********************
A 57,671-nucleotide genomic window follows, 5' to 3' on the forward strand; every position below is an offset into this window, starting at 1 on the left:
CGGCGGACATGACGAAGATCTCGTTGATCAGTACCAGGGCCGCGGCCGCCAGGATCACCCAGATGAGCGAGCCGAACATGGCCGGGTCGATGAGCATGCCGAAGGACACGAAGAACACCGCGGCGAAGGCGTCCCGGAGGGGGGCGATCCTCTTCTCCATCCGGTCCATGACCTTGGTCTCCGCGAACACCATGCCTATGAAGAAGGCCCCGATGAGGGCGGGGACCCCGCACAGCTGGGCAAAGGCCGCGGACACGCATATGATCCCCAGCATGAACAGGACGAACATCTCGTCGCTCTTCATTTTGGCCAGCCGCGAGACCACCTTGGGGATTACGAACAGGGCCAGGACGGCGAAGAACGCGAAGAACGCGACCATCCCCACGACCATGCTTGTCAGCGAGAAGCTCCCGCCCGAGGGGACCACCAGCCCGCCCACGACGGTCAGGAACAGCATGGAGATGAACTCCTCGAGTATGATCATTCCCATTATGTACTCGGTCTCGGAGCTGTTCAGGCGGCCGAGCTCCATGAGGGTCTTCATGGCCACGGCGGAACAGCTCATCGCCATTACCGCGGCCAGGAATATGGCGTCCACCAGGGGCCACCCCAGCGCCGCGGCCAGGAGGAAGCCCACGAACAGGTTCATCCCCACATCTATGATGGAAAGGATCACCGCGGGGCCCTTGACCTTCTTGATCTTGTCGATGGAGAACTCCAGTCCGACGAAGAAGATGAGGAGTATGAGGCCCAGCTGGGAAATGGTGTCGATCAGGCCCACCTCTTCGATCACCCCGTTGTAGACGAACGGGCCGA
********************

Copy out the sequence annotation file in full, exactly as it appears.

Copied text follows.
A 57,671-nucleotide genomic window follows, 5' to 3' on the forward strand; every position below is an offset into this window, starting at 1 on the left:
CGGCGGACATGACGAAGATCTCGTTGATCAGTACCAGGGCCGCGGCCGCCAGGATCACCCAGATGAGCGAGCCGAACATGGCCGGGTCGATGAGCATGCCGAAGGACACGAAGAACACCGCGGCGAAGGCGTCCCGGAGGGGGGCGATCCTCTTCTCCATCCGGTCCATGACCTTGGTCTCCGCGAACACCATGCCTATGAAGAAGGCCCCGATGAGGGCGGGGACCCCGCACAGCTGGGCAAAGGCCGCGGACACGCATATGATCCCCAGCATGAACAGGACGAACATCTCGTCGCTCTTCATTTTGGCCAGCCGCGAGACCACCTTGGGGATTACGAACAGGGCCAGGACGGCGAAGAACGCGAAGAACGCGACCATCCCCACGACCATGCTTGTCAGCGAGAAGCTCCCGCCCGAGGGGACCACCAGCCCGCCCACGACGGTCAGGAACAGCATGGAGATGAACTCCTCGAGTATGATCATTCCCATTATGTACTCGGTCTCGGAGCTGTTCAGGCGGCCGAGCTCCATGAGGGTCTTCATGGCCACGGCGGAACAGCTCATCGCCATTACCGCGGCCAGGAATATGGCGTCCACCAGGGGCCACCCCAGCGCCGCGGCCAGGAGGAAGCCCACGAACAGGTTCATCCCCACATCTATGATGGAAAGGATCACCGCGGGGCCCTTGACCTTCTTGATCTTGTCGATGGAGAACTCCAGTCCGACGAAGAAGATGAGGAGTATGAGGCCCAGCTGGGAAATGGTGTCGATCAGGCCCACCTCTTCGATCACCCCGTTGTAGACGAACGGGCCGA